The Potatoes Smile; The Fries Are Blue

The New York Times
March 13, 2003

The Potatoes Smile; the Fries Are Blue

Clockwise from left, are some of the foods on the market: a Kid Cuisine TV dinner with chicken patties in the shape of Powerpuff Girls; macaroni and cheese from Stouffer’s in various shapes, including sunglasses and scooters; and McCain Smiles, potatoes with smiley faces and “kool blue” fries.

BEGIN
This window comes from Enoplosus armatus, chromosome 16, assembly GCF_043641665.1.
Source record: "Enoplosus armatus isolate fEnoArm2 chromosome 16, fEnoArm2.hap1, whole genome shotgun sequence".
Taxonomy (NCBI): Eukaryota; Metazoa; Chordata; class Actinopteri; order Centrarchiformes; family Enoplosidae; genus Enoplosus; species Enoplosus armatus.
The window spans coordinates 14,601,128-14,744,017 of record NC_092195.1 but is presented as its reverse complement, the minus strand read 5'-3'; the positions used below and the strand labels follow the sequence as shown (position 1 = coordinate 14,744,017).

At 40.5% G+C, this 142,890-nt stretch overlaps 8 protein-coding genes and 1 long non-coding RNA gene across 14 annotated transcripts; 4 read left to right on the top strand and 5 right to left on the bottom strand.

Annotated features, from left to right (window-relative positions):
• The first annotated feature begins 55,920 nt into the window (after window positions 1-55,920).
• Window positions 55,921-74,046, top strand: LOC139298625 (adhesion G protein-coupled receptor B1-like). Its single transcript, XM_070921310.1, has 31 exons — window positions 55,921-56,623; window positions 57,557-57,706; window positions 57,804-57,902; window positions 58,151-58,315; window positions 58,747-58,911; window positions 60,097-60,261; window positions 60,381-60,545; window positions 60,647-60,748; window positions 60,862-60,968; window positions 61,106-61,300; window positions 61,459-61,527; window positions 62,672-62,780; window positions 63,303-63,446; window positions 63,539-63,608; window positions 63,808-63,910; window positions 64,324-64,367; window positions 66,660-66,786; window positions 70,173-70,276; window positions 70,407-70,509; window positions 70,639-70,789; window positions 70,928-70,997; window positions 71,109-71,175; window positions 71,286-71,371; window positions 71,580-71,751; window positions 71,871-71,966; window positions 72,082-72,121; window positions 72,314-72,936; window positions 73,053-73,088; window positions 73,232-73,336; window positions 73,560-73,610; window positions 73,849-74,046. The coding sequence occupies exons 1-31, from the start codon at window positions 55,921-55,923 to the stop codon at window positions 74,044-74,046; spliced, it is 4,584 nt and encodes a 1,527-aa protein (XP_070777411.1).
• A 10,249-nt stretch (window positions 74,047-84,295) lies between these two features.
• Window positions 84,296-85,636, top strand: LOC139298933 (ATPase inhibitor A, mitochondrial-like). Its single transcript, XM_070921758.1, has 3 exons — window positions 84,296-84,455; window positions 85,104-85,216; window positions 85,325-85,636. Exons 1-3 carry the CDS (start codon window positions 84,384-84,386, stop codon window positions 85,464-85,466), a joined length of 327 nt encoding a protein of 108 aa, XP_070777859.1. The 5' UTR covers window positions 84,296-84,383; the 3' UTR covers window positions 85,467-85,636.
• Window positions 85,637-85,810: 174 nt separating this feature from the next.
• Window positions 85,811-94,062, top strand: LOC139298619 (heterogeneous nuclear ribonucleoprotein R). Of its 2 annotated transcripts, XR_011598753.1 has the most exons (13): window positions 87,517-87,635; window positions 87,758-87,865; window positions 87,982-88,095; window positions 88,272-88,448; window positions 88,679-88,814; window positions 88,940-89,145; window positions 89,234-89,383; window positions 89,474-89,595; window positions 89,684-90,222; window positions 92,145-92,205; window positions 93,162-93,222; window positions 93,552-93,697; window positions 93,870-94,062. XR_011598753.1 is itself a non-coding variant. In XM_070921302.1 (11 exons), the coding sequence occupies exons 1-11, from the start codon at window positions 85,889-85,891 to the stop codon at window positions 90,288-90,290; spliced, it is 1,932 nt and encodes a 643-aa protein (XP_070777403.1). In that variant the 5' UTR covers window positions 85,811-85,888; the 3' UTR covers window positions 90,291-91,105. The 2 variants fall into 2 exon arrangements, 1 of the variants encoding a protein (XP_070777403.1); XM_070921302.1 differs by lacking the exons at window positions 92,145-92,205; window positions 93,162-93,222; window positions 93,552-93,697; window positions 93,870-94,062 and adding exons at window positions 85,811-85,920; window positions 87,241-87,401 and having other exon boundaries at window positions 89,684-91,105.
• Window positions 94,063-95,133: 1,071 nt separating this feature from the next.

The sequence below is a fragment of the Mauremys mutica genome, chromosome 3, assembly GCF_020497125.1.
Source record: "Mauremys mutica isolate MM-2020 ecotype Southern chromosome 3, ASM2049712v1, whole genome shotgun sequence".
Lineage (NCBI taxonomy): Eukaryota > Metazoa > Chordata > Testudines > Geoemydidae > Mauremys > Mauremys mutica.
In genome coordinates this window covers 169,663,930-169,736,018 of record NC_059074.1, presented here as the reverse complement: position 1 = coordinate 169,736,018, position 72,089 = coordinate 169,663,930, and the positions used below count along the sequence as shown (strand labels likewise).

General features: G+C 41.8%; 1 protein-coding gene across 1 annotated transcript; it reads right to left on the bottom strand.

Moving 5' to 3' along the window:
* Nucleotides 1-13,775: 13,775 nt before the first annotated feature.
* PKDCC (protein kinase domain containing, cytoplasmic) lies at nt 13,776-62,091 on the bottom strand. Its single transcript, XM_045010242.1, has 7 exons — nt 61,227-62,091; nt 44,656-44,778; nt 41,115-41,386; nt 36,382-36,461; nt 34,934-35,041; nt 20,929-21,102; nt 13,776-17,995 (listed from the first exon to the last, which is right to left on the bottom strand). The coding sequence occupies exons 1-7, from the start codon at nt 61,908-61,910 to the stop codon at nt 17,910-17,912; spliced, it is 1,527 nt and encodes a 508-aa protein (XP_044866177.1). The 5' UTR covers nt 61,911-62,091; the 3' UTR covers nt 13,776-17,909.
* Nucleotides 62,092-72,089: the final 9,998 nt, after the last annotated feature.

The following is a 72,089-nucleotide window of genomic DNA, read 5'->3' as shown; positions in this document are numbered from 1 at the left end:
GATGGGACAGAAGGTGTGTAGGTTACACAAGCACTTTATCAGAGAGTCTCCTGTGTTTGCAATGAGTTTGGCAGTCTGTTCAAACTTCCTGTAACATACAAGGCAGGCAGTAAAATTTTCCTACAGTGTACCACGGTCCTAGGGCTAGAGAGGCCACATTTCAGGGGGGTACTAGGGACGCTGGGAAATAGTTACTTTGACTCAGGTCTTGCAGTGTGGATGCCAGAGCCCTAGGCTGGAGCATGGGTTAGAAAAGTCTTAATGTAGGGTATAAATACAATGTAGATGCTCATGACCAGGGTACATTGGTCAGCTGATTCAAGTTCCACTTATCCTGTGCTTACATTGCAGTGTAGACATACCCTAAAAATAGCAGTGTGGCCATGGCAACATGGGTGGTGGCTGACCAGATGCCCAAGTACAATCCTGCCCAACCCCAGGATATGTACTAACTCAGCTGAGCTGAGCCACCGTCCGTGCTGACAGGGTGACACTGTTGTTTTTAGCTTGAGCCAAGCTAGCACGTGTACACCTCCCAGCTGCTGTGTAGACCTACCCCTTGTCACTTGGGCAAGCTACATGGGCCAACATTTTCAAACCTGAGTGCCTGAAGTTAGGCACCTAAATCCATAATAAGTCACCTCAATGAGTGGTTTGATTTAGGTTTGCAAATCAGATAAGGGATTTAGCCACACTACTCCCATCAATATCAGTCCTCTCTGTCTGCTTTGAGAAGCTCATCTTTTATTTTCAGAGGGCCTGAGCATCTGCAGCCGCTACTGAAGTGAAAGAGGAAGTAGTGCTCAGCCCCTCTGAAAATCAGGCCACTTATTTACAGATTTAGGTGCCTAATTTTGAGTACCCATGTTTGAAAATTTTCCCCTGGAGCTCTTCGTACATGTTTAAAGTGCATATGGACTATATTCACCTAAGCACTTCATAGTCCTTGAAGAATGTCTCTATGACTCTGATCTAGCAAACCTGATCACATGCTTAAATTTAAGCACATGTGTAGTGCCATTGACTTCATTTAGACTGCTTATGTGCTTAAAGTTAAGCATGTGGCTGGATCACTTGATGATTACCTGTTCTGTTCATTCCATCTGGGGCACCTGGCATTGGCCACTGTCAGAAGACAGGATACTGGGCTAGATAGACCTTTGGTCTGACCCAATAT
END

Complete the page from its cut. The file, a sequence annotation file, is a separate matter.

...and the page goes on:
Kathy Kirkpatrick will do almost anything to make her 7-year-old daughter, Tammy, eat a healthy dinner. When Tammy was an infant, Ms. Kirkpatrick would put green food dye in her eggs because Tammy liked the color. More recently, she bought green ketchup so Tammy could slather it on her vegetables. This week, she tried cinnamon-flavored fries. “It’s driving me nuts, because I know I need to get some vegetables into her, and I’m looking for ways to sneak,” said Ms. Kirkpatrick, an accountant who lives in Boston. “But finicky kids, what are you going to do?” Food manufacturers have long flooded supermarkets with sugary, salty or unusually shaped products intended to appeal to children. Until recently, those foods have largely been relegated to breakfast, lunch and snack times. Now, food makers are aiming squarely at the evening meal, and Heinz’s green ketchup, introduced two and a half years ago, was only the start. Entrees, side dishes and condiments are being rushed to market in an effort to accommodate children accustomed to foraging at the food court of the local mall and parents who simply want some peace at the dinner table. The new products are a mix of adult-pleasing convenience and child-pleasing shock value. Ragu, a division of Unilever’s Best Foods, recently released Ragu Express, a line of pasta dishes in single-serve, containers that children can prepare in a microwave. ConAgra has updated Kid Cuisine, its line of TV dinners for children, so that each item in the meal fits a theme. The Sandwich Builder, for example, is a hamburger meal with a patty shaped like a house and cookies that look like bricks. On the shock-inducing front, there is Jelly Bean Jelly from Robert Rothschild Farm, a line of jellies for dinner rolls in flavors like watermelon, sour apple and banana. ConAgra has livened up its offerings with Parkay Fun Squeeze, hot pink and electric blue margarine. Eastern Foods has a line of neon-colored salad dressings with names like Purple Pizzazzz and Outrageous Orange. Ore-Ida, a unit of Heinz, is trying to appeal to children with blue fries, which can be dipped in the purple, orange, pink and teal ketchups that Heinz has added. Heinz plans to introduce another color in the spring, though the specifics remain hush-hush. “There’s still a few left in the rainbow for us to go after,” a company spokesman, Robin W. Teets, said. “It’s solid incremental volume for us. They are a very nice spike.” Colleen Fahey, the executive vice president of Frankel, a company that specializes in marketing to children, said the new food products for children reflected the strains developing around the dinner table. “Families have less time together,” Ms. Fahey said. “They don’t want to risk not having a pleasant experience by hassling over food choices because they’d rather enjoy each other’s company. Allowing more freedom in food choices helps that happen. It’s a whole cultural change, and it’s going on very quietly.” Children and teenagers have long driven what parents put in their grocery carts. Mintel Consumer Intelligence, a market research firm, said children help influence from $43 billion to $50 billion of the $133 billion that is spent each year on food and beverages for them. In the 1950’s, marketers began selling cereal swathed with images of cartoon characters on the outside and the promise of decoder rings inside. Fifteen years ago, Oscar Meyer Lunchables introduced customized meals into the school lunchroom. With this foray into the family dinner, the food companies have roiled some nutritionists who are concerned that parents will simply placate their children with foods that are high in sugars and fat. “Dinner may be the last remaining meal where kids eat some healthy foods during the day,” said Bonnie Liebman, the director for nutrition at the Center for Science in the Public Interest, a health advocacy group in Washington. “If that becomes junk food territory, we’re in trouble. Dinner is one of the few places where some kids are still eating vegetables.” Food marketers disagree. “Clearly there’s an educational opportunity here as well,” said Sid Good, the president of Good Marketing, a consulting firm that specializes in marketing to children and has advised companies like Frito-Lay and Nabisco. “We’re also not assuming that just because these kinds of products are marketed to kids that kids would be having a steady diet of these products every single meal. Presumably they’re a part of a very diverse diet.” Executives at Eastern Foods, which makes the Naturally Fresh brand of colorful salad dressings, sauces and dips, addressed some of those concerns by adding vitamins to its products. “We felt that the color would appeal to the children; the vitamins would appeal to the parents and the idea that children were coming into the salad dressing category and using the products would help drive celery sticks and carrot stick sales in the produce section,” said Alan Mesches, the marketing director at Eastern Foods, which is based in Atlanta. “It’s a way of growing our business in away that we hadn’t before.” Marion Nestle, the chairwoman of the department of food studies at New York University and the author of “Food Politics: How the Food Industry Influences Nutrition and Health” (University of California Press, 2002), said that preparing separate foods for children would accelerate the shift from the traditional family meal to the practice of grazing, or serial snacking. “There are still some die-hards that are doing it the old-fashioned way where everybody sits around the dinner table and talks to each other, but increasingly, I think it’s just easier for people to have a kind of laissez-faire attitude about it,” Dr. Nestle said. “It’s a different approach to food, and it’s an approach that is much less portion-controlled and much less calorie-controlled plus you lose a tremendous amount of socialization that comes with it — family interaction, bonding, conversation. “Maybe this stuff is all imaginary and Norman Rockwell,” she said, “but it’s hard to think that it’s good that it’s being given up.” Some analysts said the new products were destined to fail because parents would not take the time to prepare separate meals for children. While over 70 percent of all meals are still being made inside of the home, the numbers of items served at dinner, particularly side dishes, has dropped 14.3 percent since 1985, according to the NPD Group, a market research company. “Cooking is a chore for most people, and we look at how to get out of our chores,” said Harry Balzer, a vice president of the NPD Group. “Anything that requires mom to be making something beyond the main dish, I don’t think mom likes.” Ms. Kirkpatrick said that her daughter, Tammy, was initially pleased with Heinz’s green ketchup, eating fries and soon, her mother had hoped, vegetables that were covered with the product. But Tammy’s appetite was fleeting. “It worked for like two whole days,” Ms. Kirkpatrick said. “Then it was `Nah, it tastes the same.’ “